Lake District church restoration project wins SPAB award

Lake District church restoration project wins SPAB award

St Oswald's Church in Grasmere - resting place of William Wordsworth - has won the SPAB Sir John Betjeman Award for excellence in conservation at a place of worship

St Oswald's in Grasmere

The Grade-I listed St Oswald's Church, which dates back to the 13th century, was praised by the Society for the Protection of Ancient Buildings (SPAB) for its environmentally sensitive approach to restoring its tower.

Sensitive conservation work to St Oswald’s Church tower and roof has won the SPAB’s John Betjeman Award for excellence in conservation at a place of worship.
 
The Grade-I listed church dates back to the 13th century and is famous for its association with the poet William Wordsworth who, along with his family, is buried in the churchyard.
 
The annual award honours the memory of church enthusiast and SPAB member Sir John Betjeman (who himself lifes buried in St Enodoc churchyard in north Cornwall) and is made for repairs of outstanding quality to the fabric of places of worship in England and Wales completed in the previous 18 months. Unusually, this  award is always made to the winning building rather than to the individuals involved. (This year’s John Betjeman Award attracted 24 entries from across England and Wales - a record number.)
 
In Great British Churches Betjeman describes St Oswald’s, Grasmere as a 'rough, massive old church' where the 'jungle of black beams is an object lesson in elementary building, ingenious and indescribable'..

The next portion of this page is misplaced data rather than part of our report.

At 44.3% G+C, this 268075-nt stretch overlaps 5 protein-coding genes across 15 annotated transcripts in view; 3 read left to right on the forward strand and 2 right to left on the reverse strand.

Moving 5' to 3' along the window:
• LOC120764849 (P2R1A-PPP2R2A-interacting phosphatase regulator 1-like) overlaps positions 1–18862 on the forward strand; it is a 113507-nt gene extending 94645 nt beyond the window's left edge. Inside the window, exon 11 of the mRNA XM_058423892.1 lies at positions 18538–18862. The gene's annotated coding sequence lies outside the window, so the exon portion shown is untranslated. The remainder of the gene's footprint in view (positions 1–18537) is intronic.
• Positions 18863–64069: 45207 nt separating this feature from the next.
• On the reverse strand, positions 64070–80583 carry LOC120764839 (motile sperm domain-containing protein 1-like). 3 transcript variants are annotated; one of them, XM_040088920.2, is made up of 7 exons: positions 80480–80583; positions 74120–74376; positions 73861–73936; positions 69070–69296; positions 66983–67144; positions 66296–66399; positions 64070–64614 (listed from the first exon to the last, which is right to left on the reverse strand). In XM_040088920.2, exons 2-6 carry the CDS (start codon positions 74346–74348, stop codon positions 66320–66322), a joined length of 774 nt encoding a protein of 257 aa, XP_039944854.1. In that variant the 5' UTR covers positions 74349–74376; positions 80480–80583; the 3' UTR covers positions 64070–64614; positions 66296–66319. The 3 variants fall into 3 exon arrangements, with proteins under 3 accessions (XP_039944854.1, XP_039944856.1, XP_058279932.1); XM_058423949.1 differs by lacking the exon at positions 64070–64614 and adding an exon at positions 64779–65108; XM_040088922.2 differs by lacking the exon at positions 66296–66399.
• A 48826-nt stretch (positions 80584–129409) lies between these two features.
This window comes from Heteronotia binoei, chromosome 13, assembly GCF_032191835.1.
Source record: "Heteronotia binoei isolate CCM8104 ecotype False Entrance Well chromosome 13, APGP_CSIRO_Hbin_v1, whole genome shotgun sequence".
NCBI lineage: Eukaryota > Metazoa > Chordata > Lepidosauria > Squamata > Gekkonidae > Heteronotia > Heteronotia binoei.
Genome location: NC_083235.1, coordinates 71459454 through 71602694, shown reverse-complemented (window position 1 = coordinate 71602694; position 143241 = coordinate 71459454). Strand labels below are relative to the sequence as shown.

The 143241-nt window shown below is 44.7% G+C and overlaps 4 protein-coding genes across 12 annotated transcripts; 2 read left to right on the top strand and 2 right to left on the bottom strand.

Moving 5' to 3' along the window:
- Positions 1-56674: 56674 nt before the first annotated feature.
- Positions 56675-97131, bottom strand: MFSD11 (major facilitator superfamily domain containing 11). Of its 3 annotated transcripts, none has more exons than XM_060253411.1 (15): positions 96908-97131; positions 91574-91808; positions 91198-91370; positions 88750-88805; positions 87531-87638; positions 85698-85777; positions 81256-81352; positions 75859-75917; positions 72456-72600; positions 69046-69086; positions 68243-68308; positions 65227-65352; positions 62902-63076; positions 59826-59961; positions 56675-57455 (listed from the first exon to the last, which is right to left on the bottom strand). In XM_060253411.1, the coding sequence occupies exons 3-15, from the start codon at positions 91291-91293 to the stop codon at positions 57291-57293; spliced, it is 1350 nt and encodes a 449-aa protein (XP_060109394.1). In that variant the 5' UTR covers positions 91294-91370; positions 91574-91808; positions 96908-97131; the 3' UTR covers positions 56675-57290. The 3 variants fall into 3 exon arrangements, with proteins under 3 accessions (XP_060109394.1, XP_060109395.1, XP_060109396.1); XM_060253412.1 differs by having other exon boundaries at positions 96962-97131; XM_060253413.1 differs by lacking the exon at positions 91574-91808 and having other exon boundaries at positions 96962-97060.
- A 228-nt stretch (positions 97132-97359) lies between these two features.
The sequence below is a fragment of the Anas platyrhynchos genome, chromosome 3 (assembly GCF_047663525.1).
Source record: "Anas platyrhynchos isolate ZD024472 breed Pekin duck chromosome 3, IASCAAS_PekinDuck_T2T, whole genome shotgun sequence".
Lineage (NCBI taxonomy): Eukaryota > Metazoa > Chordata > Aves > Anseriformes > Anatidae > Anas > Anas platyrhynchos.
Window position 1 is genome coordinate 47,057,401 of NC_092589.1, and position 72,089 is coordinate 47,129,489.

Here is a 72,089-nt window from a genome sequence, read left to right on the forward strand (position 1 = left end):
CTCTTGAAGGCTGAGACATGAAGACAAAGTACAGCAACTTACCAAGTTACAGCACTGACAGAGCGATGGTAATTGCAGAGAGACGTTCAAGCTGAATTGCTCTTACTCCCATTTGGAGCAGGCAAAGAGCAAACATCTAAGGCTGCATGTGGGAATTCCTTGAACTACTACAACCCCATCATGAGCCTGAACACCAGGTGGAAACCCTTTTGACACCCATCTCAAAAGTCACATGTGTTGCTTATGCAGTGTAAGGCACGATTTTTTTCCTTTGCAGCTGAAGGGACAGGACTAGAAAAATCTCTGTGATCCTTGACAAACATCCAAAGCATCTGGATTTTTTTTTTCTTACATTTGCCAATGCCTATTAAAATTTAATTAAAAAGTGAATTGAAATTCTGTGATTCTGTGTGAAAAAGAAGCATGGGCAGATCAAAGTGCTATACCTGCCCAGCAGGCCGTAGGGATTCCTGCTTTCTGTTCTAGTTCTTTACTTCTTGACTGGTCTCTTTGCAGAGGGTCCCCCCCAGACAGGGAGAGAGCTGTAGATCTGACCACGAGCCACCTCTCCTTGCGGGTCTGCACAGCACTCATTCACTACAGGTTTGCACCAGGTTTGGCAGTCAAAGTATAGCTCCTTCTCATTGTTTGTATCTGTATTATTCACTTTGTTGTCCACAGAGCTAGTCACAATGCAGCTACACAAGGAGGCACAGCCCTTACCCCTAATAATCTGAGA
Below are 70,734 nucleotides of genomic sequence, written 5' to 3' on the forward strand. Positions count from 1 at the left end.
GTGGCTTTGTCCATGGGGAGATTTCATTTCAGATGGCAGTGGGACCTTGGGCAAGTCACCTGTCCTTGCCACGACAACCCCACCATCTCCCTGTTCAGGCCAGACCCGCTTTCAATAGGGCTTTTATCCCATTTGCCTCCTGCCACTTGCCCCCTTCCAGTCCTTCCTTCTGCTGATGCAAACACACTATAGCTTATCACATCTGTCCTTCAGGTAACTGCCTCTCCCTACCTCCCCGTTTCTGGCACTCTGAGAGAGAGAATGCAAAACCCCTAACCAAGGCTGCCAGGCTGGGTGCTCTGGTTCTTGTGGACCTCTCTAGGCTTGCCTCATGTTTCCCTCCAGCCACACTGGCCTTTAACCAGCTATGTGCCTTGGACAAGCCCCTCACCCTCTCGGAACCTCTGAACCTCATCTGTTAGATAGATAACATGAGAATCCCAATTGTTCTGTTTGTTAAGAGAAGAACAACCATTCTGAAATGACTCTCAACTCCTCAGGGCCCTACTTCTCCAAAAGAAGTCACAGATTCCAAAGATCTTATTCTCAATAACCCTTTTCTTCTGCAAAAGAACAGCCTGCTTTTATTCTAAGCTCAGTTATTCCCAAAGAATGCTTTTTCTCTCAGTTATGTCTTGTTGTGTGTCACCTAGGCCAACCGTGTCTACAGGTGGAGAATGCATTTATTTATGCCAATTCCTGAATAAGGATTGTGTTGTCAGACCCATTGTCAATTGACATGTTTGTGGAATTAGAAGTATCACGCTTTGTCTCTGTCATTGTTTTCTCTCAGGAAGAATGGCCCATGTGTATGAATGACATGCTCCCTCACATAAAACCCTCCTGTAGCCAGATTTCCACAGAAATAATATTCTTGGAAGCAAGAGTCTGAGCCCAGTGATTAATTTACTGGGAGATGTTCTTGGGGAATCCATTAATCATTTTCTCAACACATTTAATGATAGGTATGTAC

The church prior to restoration and repainting
The renovation works
 
The tower of St Oswald’s was cement rendered in the 1920s, but this coating had blown, cracked and was falling onto the public highway.
 
The project involved removing the render and raking out of the cement ribbon pointing. Raking out was time-consuming as large sections of masonry had been rebuilt in the 1920s and bedded on cement mortar, which was compromising the breathability of the building. Tonnes of hot-lime mortar were needed to consolidate the structure and complete the harling (rough cast wall finish); for which the contractor cleverly adapted the scaffold to achieve a seamless finish.
 
Re-roofing the tower was an equally sympathetic undertaking. Replacements for the few broken tiles were Burlington Broughton Moor slates which, due to the large size required, were cut down from flagstones, hand-dressed, flame-finished and fixed with oak pegs.
 
The tower repairs at St Oswald’s were challenging, pioneering in the use of hot-lime mortars on this scale. Great care was taken by both architect (Crosby Granger Architects) and contractor (UK Restoration Services) to retain as much historic fabric as possible and repair in a truly like-for-like manner, showing exceptional attention to detail and execution.
 
The work was funded by the Parochial Church Council, Friends of St Oswald’s, sympathetic grant providers, generous individual contributions and great fundraising efforts from the local community.
 
A special feature of this project was the outreach activities. Scaffold tours were conducted throughout the works allowing members of the local community to access the tower roof and to see at first hand lime mortar works. A final tour was held so local people could see the finished results before the general public. 
 
Rachel Morley, SPAB judging panelist and director at Friends of Friendless Churches, says the work at St Oswald’s was 'extremely well-choreographed between client, contractor and architect and the attention to detail throughout was astonishing. Huge congratulations to the team at St Oswald’s, the very deserving winners of this year’s John Betjeman Award.'
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